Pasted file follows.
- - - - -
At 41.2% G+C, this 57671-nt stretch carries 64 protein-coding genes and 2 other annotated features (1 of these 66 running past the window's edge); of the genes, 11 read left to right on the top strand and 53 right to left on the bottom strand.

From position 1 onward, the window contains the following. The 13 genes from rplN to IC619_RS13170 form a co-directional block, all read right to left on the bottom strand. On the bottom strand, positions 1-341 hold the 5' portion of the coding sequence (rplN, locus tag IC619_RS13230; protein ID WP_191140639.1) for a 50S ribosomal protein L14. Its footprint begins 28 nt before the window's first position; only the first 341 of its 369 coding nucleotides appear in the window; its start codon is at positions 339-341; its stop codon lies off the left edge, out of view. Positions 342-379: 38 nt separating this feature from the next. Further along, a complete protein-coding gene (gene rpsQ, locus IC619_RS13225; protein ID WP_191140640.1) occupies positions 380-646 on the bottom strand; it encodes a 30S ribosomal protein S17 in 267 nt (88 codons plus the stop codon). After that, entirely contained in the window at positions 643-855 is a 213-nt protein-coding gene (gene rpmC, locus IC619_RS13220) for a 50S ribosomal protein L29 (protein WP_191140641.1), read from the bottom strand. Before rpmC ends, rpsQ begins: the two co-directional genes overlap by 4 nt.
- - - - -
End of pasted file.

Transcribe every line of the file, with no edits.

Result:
At 41.2% G+C, this 57671-nt stretch carries 64 protein-coding genes and 2 other annotated features (1 of these 66 running past the window's edge); of the genes, 11 read left to right on the top strand and 53 right to left on the bottom strand.

From position 1 onward, the window contains the following. The 13 genes from rplN to IC619_RS13170 form a co-directional block, all read right to left on the bottom strand. On the bottom strand, positions 1-341 hold the 5' portion of the coding sequence (rplN, locus tag IC619_RS13230; protein ID WP_191140639.1) for a 50S ribosomal protein L14. Its footprint begins 28 nt before the window's first position; only the first 341 of its 369 coding nucleotides appear in the window; its start codon is at positions 339-341; its stop codon lies off the left edge, out of view. Positions 342-379: 38 nt separating this feature from the next. Further along, a complete protein-coding gene (gene rpsQ, locus IC619_RS13225; protein ID WP_191140640.1) occupies positions 380-646 on the bottom strand; it encodes a 30S ribosomal protein S17 in 267 nt (88 codons plus the stop codon). After that, entirely contained in the window at positions 643-855 is a 213-nt protein-coding gene (gene rpmC, locus IC619_RS13220) for a 50S ribosomal protein L29 (protein WP_191140641.1), read from the bottom strand. Before rpmC ends, rpsQ begins: the two co-directional genes overlap by 4 nt.